By | February 24th, 2020|Drone, Inspection, Law Enforcement, Public Safety, Security, Software, sUAS, sUAS, Uncategorized|Comments Off on EVO II from Autel-First Impressions

IS THE UAS INDUSTRY PREPARED FOR 8K? DO WE WANT 8K?

In 2004, Sony released the world’s first low-cost HD camera, known as the HVR-Z1U. The camera featured a standard 1/3” imager, squeezing 1440×1080 pixels (anamorphic/non-square) pixels on to the sensor. This was also the world’s first pro-sumer camera using the MPEG2 compression scheme, with a color sample of 4:2:0, and using a GOP method of frame progression, this new technology set the stage for much higher resolutions and eventually, greater frame rates.

It’s “father,” was the CineAlta HDWF900, which offered three 2/3” CCDs, which was the industry standard for filmmaking for several years, capturing big hits such as the “Star Wars Prequel Trilogy”, “Once Upon a Time in Mexico”, “Real Steel”, “Tomorrowland”, “Avatar”, “Spykids” (1 & 2), and so many others.  The newer HDV format spawned from similar technology found in the HDWF900, and set the stage for extremely high end camera tech to trickle down into the pro-sumer space.

Overtime, camera engineers identified methods of co-siting more pixels on small imagers, binning pixels, or using other techniques to increase the capture resolution on small surfaces. Compression engineers have developed new compression schemes which brought forward AVC (h.263), MP4(h.264), and now HEVC/High Efficiency Video Codec(h.265), and still others soon to be revealed. 

Which brings us to the present.

We have to roughly quadruple megapixels to double resolution, so the jump from SD to HD makes sense, while the jump from HD to UHD/4K makes even more sense. Following that theme, jumping to 6K makes sense, while jumping to 8K is perfect theory, and nears the maximum of the human eye’s ability to resolve information.

At NAB 2018, Sony and Blackmagic Design both revealed 8K cameras and in that time frame others have followed suit.

During CommUAV and InterDrone, several folks asked for my opinion on 6 and 8K resolutions. Nearly all were shocked as I expressed enthusiasm for the format.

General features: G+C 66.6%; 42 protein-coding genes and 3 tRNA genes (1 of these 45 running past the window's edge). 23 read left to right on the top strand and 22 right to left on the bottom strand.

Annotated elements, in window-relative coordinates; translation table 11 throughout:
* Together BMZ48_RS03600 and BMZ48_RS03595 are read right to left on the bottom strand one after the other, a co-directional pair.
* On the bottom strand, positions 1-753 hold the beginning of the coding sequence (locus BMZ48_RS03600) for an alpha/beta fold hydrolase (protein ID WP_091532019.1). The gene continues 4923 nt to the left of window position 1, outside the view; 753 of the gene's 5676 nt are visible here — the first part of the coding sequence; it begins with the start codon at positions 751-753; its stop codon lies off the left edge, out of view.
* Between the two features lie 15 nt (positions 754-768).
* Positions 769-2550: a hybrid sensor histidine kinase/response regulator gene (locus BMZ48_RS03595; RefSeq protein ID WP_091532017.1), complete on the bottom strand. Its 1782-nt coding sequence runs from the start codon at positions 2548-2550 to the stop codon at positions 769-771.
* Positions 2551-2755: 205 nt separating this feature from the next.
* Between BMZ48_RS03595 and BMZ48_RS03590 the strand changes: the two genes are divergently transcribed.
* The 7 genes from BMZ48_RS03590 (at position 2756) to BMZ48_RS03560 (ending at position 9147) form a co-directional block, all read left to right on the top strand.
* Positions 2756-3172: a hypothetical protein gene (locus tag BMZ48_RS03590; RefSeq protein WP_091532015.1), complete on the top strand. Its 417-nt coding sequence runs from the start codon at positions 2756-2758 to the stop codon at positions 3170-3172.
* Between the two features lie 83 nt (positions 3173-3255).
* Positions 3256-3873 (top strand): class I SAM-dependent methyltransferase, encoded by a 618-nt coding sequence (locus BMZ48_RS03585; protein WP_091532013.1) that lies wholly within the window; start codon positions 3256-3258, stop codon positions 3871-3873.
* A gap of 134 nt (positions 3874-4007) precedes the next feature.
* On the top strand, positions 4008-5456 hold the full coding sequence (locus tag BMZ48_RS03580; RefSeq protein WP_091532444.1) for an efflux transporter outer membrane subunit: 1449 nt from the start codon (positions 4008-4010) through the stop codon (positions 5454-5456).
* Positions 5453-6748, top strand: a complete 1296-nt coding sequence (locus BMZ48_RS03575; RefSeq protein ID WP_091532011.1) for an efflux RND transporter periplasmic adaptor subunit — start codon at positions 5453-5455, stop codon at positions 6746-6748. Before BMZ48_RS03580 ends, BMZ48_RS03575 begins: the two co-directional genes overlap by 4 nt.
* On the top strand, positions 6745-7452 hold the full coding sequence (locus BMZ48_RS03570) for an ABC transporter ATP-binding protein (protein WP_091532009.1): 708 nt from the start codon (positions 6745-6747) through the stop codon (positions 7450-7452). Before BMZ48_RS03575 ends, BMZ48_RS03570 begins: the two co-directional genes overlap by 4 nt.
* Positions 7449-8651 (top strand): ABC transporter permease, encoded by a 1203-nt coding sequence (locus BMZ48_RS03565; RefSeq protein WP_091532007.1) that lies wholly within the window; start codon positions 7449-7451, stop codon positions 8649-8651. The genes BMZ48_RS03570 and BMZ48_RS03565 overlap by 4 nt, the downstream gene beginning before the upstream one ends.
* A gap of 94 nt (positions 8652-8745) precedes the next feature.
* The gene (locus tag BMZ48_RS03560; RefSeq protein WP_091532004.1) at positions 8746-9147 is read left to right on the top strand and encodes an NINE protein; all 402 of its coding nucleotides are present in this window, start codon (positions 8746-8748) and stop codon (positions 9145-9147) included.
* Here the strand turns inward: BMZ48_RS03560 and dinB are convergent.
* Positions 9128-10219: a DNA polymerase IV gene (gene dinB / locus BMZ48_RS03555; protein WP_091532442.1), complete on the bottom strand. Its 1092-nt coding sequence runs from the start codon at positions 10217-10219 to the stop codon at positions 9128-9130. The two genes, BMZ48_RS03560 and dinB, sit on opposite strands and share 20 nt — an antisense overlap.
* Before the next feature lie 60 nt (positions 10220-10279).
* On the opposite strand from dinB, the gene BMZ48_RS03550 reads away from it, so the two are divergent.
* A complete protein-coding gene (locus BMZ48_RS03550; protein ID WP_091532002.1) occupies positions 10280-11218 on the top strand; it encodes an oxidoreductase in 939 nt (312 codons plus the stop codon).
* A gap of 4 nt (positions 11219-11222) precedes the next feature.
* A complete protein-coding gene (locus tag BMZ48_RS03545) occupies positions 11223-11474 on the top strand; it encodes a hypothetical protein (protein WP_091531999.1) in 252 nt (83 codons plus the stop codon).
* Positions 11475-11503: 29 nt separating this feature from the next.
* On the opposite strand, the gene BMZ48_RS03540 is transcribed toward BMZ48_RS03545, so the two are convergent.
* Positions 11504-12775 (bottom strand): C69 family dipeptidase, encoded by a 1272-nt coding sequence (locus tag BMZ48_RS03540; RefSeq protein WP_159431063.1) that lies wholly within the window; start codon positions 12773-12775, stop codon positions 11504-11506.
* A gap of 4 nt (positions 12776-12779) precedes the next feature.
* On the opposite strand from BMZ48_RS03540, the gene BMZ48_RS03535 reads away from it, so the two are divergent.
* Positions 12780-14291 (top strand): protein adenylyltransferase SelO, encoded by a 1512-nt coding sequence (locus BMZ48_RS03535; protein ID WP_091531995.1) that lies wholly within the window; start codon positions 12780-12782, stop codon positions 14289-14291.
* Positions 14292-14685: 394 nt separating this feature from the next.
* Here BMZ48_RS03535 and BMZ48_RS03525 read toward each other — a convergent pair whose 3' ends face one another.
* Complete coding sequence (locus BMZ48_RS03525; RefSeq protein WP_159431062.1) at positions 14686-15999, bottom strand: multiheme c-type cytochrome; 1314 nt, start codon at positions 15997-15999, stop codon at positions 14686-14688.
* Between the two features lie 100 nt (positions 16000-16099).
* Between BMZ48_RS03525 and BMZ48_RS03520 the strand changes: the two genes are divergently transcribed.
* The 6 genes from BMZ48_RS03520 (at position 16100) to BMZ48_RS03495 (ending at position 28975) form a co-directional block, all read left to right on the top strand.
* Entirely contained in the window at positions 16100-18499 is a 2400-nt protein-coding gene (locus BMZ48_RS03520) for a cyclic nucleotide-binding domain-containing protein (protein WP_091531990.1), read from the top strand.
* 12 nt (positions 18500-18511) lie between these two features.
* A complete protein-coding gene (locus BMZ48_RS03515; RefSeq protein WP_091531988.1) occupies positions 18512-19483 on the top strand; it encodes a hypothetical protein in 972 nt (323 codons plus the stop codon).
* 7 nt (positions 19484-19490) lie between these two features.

“It’s impossible to edit.”

    “The files are huge.”

    “No computer can manage it.”

    “There is no where to show 8K footage.”

    “Human eyes can’t resolve that resolution unless sitting very far away from the screen.”

    “Data cards aren’t fast enough.”

And….so on.

These are all the same comments heard as we predicted the tempo of the camera industry transitioning from SD to HD, and from HD to 4K.  In other words, we’ve been here before.

Video cameras are acquisition devices. For the same reasons major motion pictures are acquired at the highest possible resolutions, and for the same reasons photographers get very excited as resolutions on-camera increase, so should UAS photographers. Greater resolution doesn’t always mean higher grade images. Nor does larger sensor sizes increase quality of images. On the whole, higher resolution systems usually does translate into higher quality images.

Sensor sizes are somewhat important to this discussion, yet not entirely critical. The camera industry has been packing more and more pixels into the same physical space for nearly two decades, without the feared increase in noise. Additionally, better noise-sampling/reduction algorithms, particularly from OEM’s like Sony and Ambarella, have allowed far greater reduction in noise compared to the past. Cameras such as the Sony A7RIV and earlier offer nearly noise-free ISO of 32,000!

Sensor sizes vary of course, but we’ll find most UAS utilize the 1/2.3, or the 1” sensor. (Light Blue and Turquoise sizes respectively, as seen below). 


“Imagine an UAS equipped with an 8K camera inspecting a communications tower. Resolution is high, so small specs of rust, pitting, spalling, or other damage which might be missed with lower resolutions or the human eye become apparent with a greater resolution.”


Why Does Higher Resolution Translate to a Superior Finished Product?

Generally, we’re downsampling video or photos to smaller delivery vehicles, for but one reason. In broadcast, 4:2:2 uncompressed color schemes were the grail (no longer). Yet, most UAS cameras capture a 4:2:0 color sample.  However, a 4K capture, downsampled to 1080 at delivery, offers videographers the same “grail” color schema of 4:2:2!

As we move into 6 or 8K, similar results occur. We gain the ability to crop for post editing/delivery to recompose images without fear of losing resolution. This means that although the aircraft may shoot a wide shot, the image may be recomposed to a tighter image in post, so long as the delivery is smaller than the source/acquisition capture. For example, shooting 4K for 1080 delivery means that up to 75% of the image may be cropped without resolution loss.

 

As the image above demonstrates, it’s quite possible to edit 8K HEVC streams on a newer laptop. Performance is not optimal without a great deal of RAM and a good video card, as HEVC requires a fair amount of horsepower to decode. The greater point, is that we can edit images with deep recomposition. Moreover, we have more pixels to work with, providing greater color correction, color timing, and depth/saturation.

For public safety, this is priceless. An 8K capture provides great ability to zoom/crop deeply into a scene and deliver much greater detail in HD or 4K delivery.